# Difference between revisions of "Gesture Signal Processing"

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== Interpolation == | == Interpolation == | ||

− | + | TBD. | |

== Filtering == | == Filtering == |

## Revision as of 17:51, 10 October 2008

## Interpolation

TBD.

## Filtering

While studying sensors, we discovered that often a particular sensor will measure the position **x**, velocity **v**, or acceleration **a** of an object. However, we might like to use a different variable to control the way we synthesize sound. Ideally, integration and differentiation can be applied to convert between variables.

Here is a simple approximation of an integrator. In this case, we integrate an acceleration measurement in order to obtain velocity. We see that with each time step, **v** is updated to be nearly the same as the previous **v**, but it is affected by the input **a**. This is an example of a low-pass filter because the filter passes mainly low frequencies.

v = 0.1*a + 0.9*v;

Next we show how to approximate a differentiator, so now **x** represents a measured position, and **v** represents velocity (although the result is scaled by a constant). The extra variable **r** is introduced to represent the previous position measurement. Hence, the estimated velocity is the difference between the current position and the previous position. This filter is an example of a high-pass filter because it passes mainly high frequencies.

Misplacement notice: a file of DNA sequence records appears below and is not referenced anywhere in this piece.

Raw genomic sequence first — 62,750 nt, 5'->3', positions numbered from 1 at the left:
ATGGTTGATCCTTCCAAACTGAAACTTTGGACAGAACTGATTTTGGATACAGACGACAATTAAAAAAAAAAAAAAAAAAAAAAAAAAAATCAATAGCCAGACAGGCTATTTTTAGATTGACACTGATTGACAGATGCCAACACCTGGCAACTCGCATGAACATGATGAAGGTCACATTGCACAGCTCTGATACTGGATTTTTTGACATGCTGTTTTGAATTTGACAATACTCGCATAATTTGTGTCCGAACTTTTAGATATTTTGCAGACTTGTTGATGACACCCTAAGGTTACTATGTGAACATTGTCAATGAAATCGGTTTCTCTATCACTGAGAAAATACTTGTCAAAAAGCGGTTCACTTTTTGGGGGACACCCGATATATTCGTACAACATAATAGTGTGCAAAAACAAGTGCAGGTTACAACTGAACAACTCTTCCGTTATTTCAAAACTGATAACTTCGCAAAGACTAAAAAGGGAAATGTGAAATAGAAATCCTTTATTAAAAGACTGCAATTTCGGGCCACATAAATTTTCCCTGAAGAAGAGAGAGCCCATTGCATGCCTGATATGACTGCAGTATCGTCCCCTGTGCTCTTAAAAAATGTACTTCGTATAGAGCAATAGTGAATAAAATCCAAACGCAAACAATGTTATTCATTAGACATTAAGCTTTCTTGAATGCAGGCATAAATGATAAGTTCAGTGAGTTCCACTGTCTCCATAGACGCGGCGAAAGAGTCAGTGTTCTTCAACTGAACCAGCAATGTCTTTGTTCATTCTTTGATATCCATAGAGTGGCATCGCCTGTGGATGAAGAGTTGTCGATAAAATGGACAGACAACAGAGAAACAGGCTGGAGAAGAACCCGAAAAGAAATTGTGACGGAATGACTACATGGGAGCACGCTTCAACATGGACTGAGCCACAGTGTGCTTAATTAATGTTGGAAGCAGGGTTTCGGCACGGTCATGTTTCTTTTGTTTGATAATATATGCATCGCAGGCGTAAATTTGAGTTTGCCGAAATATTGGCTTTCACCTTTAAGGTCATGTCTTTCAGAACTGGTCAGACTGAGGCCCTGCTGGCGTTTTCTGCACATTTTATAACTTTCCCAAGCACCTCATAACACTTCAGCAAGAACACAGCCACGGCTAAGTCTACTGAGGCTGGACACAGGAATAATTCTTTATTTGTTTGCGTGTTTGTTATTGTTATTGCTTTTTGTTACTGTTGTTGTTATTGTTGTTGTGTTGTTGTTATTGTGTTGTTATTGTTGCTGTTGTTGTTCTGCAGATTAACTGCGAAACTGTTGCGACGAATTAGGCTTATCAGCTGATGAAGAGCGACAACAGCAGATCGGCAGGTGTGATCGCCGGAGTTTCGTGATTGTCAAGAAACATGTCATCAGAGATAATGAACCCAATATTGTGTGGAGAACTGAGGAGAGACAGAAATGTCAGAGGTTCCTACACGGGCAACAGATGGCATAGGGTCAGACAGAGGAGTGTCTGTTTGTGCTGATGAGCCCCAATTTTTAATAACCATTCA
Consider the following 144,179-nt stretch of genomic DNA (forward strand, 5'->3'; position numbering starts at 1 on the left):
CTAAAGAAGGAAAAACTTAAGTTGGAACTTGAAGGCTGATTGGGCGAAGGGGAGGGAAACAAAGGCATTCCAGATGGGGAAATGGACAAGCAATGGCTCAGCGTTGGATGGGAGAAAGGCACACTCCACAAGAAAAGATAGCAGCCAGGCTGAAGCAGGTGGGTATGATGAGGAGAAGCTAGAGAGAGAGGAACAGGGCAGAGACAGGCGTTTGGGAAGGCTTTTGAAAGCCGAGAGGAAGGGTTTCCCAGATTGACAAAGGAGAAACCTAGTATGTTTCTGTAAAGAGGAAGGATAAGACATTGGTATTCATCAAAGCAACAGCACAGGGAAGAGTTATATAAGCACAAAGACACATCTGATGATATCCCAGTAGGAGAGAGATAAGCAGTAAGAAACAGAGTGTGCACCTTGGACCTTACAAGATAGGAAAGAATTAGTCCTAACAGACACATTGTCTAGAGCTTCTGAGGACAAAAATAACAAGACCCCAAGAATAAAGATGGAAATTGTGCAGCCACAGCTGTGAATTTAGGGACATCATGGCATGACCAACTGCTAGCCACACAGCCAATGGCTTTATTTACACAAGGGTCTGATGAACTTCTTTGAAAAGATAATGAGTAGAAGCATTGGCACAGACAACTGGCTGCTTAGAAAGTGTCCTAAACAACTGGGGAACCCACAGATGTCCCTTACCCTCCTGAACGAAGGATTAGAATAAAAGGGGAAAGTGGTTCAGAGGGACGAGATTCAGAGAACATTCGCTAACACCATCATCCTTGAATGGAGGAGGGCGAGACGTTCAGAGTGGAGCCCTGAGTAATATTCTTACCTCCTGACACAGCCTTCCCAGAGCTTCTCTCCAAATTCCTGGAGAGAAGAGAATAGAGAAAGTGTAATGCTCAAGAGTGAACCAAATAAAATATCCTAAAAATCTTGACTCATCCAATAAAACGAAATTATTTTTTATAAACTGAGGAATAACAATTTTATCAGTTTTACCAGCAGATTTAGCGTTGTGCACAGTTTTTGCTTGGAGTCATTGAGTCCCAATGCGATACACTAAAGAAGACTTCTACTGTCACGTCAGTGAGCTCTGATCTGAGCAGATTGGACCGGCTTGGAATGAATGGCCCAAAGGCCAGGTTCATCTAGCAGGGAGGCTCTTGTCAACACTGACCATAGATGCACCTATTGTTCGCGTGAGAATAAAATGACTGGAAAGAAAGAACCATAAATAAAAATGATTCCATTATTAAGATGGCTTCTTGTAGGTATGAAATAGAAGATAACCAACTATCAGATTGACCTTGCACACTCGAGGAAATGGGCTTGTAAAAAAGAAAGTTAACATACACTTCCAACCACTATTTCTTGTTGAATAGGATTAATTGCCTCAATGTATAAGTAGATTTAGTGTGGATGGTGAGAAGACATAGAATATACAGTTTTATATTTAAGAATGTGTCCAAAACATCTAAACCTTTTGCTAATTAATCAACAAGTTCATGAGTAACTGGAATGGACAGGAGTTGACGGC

v = x - r; r = x;

Filter design is an important part of the field of signal processing. For more details, see Julius Smith's book on simple filter design.

## Thresholding

Often we want to implement some sort of event detector. For instance, we may want to detect the event that the musician has struck an object such as a drum. If the musician is holding an accelerometer in his or her hand, we can detect the event by waiting for a large value or a large change in the accelerometer signal.

For more details on thresholding, see the **threshold** and **threshold~** objects' help patches in Pd.